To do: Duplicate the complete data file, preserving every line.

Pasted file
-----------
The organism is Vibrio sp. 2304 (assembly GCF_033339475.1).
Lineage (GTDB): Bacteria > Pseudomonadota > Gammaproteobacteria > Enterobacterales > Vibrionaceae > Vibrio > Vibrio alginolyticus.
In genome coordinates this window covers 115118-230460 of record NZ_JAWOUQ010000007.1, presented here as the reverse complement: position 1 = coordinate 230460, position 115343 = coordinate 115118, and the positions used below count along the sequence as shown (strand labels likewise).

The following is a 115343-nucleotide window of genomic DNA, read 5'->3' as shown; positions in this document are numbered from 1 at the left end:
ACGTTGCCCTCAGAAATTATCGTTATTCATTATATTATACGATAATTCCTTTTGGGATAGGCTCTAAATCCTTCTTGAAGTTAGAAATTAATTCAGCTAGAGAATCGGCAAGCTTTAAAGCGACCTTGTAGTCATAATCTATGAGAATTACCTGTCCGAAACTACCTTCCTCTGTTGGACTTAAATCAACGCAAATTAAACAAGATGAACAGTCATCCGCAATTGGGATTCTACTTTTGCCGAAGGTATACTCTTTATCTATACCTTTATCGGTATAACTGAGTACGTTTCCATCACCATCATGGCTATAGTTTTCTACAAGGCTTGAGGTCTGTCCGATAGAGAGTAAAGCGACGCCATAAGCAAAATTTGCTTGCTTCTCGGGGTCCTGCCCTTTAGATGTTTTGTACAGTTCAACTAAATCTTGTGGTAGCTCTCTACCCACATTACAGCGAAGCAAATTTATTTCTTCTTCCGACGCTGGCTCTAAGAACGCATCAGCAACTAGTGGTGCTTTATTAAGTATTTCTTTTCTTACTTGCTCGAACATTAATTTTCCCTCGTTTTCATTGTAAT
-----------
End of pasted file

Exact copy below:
The organism is Vibrio sp. 2304 (assembly GCF_033339475.1).
Lineage (GTDB): Bacteria > Pseudomonadota > Gammaproteobacteria > Enterobacterales > Vibrionaceae > Vibrio > Vibrio alginolyticus.
In genome coordinates this window covers 115118-230460 of record NZ_JAWOUQ010000007.1, presented here as the reverse complement: position 1 = coordinate 230460, position 115343 = coordinate 115118, and the positions used below count along the sequence as shown (strand labels likewise).

The following is a 115343-nucleotide window of genomic DNA, read 5'->3' as shown; positions in this document are numbered from 1 at the left end:
ACGTTGCCCTCAGAAATTATCGTTATTCATTATATTATACGATAATTCCTTTTGGGATAGGCTCTAAATCCTTCTTGAAGTTAGAAATTAATTCAGCTAGAGAATCGGCAAGCTTTAAAGCGACCTTGTAGTCATAATCTATGAGAATTACCTGTCCGAAACTACCTTCCTCTGTTGGACTTAAATCAACGCAAATTAAACAAGATGAACAGTCATCCGCAATTGGGATTCTACTTTTGCCGAAGGTATACTCTTTATCTATACCTTTATCGGTATAACTGAGTACGTTTCCATCACCATCATGGCTATAGTTTTCTACAAGGCTTGAGGTCTGTCCGATAGAGAGTAAAGCGACGCCATAAGCAAAATTTGCTTGCTTCTCGGGGTCCTGCCCTTTAGATGTTTTGTACAGTTCAACTAAATCTTGTGGTAGCTCTCTACCCACATTACAGCGAAGCAAATTTATTTCTTCTTCCGACGCTGGCTCTAAGAACGCATCAGCAACTAGTGGTGCTTTATTAAGTATTTCTTTTCTTACTTGCTCGAACATTAATTTTCCCTCGTTTTCATTGTAAT